The Gambolpuddy is an enchanted glove that plays a central role in the quest Sheogorath of the House of Troubles. Its name may be a reference to Johann Gambolputty, a fictional composer with an excessively long full name who is featured in a Monty Python's Flying Circus sketch.
Gentleman Jim Stacey, leader of the Thieves Guild in Morrowind, may be a reference to children's author Raymond Briggs' comic "Gentleman Jim", in which the main character, Jim, becomes a highwayman to steal from the rich and give to the poor. This is backed up by the fact that Gentleman Jim Stacey attempts to create a new group of Bal Molagmer, who stole from the unjust and gave to those in need.
The Scrolls of Icarian Flight that may be obtained from Tarhiel are named after Icarus, a character in Greek mythology who attempted to escape from Crete using wings created by his father by attaching feathers together using wax. Icarus flew too close to the sun, which melted the wax causing him to plunge to his death. Tarhiel could not have chosen a much more appropriate name for his new scrolls.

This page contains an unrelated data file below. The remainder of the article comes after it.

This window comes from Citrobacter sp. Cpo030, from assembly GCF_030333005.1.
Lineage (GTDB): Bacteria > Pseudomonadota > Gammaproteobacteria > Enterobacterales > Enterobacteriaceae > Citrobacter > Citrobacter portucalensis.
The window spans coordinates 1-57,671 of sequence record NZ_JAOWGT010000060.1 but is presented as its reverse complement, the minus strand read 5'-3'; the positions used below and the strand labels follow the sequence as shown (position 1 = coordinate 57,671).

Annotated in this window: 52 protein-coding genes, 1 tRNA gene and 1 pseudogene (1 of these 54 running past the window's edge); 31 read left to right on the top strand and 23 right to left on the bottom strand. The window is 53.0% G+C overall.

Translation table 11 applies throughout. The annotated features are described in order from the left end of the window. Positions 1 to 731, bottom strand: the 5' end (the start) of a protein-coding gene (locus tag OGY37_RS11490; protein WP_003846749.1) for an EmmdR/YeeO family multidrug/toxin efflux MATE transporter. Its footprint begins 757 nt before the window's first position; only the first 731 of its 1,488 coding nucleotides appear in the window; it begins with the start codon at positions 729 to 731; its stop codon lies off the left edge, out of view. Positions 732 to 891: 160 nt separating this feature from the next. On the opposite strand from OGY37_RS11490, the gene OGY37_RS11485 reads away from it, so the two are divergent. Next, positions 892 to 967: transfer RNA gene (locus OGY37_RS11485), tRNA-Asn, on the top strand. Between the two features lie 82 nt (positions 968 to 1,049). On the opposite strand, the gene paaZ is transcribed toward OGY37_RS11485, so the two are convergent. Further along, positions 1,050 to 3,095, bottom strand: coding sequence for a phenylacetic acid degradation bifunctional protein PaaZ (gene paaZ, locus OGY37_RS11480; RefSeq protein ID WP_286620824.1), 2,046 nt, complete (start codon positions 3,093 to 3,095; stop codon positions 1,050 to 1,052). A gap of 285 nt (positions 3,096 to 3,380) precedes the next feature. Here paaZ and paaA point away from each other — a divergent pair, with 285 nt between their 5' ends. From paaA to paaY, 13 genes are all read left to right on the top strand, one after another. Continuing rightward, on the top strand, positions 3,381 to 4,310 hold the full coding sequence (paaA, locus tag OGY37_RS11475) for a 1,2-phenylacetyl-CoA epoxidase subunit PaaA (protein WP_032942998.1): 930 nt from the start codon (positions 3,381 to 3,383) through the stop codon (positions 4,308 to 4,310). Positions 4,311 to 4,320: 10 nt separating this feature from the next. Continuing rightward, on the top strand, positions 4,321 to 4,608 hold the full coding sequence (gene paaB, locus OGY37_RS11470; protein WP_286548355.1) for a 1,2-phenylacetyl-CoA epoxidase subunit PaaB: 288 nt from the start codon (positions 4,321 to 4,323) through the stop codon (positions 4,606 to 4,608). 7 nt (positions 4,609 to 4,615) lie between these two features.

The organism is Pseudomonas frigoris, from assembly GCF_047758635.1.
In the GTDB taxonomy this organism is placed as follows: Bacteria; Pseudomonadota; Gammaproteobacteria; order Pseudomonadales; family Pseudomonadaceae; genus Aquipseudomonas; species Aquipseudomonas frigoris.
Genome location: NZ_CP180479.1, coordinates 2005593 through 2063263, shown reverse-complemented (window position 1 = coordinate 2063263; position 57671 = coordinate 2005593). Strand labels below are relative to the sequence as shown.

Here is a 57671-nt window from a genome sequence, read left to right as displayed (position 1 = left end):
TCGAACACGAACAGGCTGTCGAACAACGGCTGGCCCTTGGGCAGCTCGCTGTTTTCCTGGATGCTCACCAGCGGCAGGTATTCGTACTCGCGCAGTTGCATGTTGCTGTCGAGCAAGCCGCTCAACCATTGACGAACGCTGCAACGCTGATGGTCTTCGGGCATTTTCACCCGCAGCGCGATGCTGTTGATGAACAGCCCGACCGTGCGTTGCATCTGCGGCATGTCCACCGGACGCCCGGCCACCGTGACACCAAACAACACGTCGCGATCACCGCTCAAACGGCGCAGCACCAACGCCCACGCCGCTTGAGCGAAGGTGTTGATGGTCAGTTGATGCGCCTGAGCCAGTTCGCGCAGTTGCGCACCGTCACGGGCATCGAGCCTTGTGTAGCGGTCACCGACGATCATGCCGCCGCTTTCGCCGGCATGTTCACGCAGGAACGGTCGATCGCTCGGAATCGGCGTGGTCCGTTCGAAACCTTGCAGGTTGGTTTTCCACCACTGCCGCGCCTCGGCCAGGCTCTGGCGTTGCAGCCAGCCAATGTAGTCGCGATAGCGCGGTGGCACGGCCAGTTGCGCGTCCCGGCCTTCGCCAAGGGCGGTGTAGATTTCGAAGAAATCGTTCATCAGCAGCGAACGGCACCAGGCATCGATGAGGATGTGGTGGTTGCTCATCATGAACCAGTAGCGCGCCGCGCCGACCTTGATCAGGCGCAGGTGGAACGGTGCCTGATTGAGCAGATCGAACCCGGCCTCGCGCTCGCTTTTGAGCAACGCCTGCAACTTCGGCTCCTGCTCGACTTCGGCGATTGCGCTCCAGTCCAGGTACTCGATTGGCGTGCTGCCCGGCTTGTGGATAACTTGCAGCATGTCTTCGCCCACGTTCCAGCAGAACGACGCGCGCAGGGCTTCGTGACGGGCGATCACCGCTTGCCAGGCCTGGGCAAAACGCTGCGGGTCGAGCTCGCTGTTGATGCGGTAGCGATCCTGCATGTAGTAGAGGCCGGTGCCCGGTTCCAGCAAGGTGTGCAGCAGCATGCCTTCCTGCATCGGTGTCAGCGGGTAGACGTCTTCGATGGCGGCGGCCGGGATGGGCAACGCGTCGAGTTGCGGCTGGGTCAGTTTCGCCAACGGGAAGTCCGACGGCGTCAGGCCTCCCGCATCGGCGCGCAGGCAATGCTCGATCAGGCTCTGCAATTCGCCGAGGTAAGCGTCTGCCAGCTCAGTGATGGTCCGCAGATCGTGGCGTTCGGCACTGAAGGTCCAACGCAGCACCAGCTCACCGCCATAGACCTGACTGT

Body of Indiana Jones
The body of Indiana Jones can be found in the Omalen Ancestral Tomb. Apparently a rock fell on his leg, dooming him to a slow death. There's a scroll that records his last thoughts, signed "Indie". It also mentions that his father made jokes about his childhood pet. In the movie The Last Crusade, Indiana's father exclaims at the mention of Indiana's name: "We named the dog Indiana!" This would be the childhood pet the scroll mentions.
In the game you hear about a great warrior named Miles Gloriosus. He can be found in Maar Gan at the Andus Tradehouse downstairs in his own room. For the Thieves Guild in Ald'ruhn, you have to steal a book from him. This character's name is borrowed from a play of the same name by the Roman comic writer Plautus, where the character Pyrgopolynices (which can be loosely translated as "Boasts about many victories") is the miles gloriosus (boastful soldier) of the title. This name has been used in many Roman comedies ever since, as well as the more recent play and film "A Funny Thing Happened on the Way to the Forum".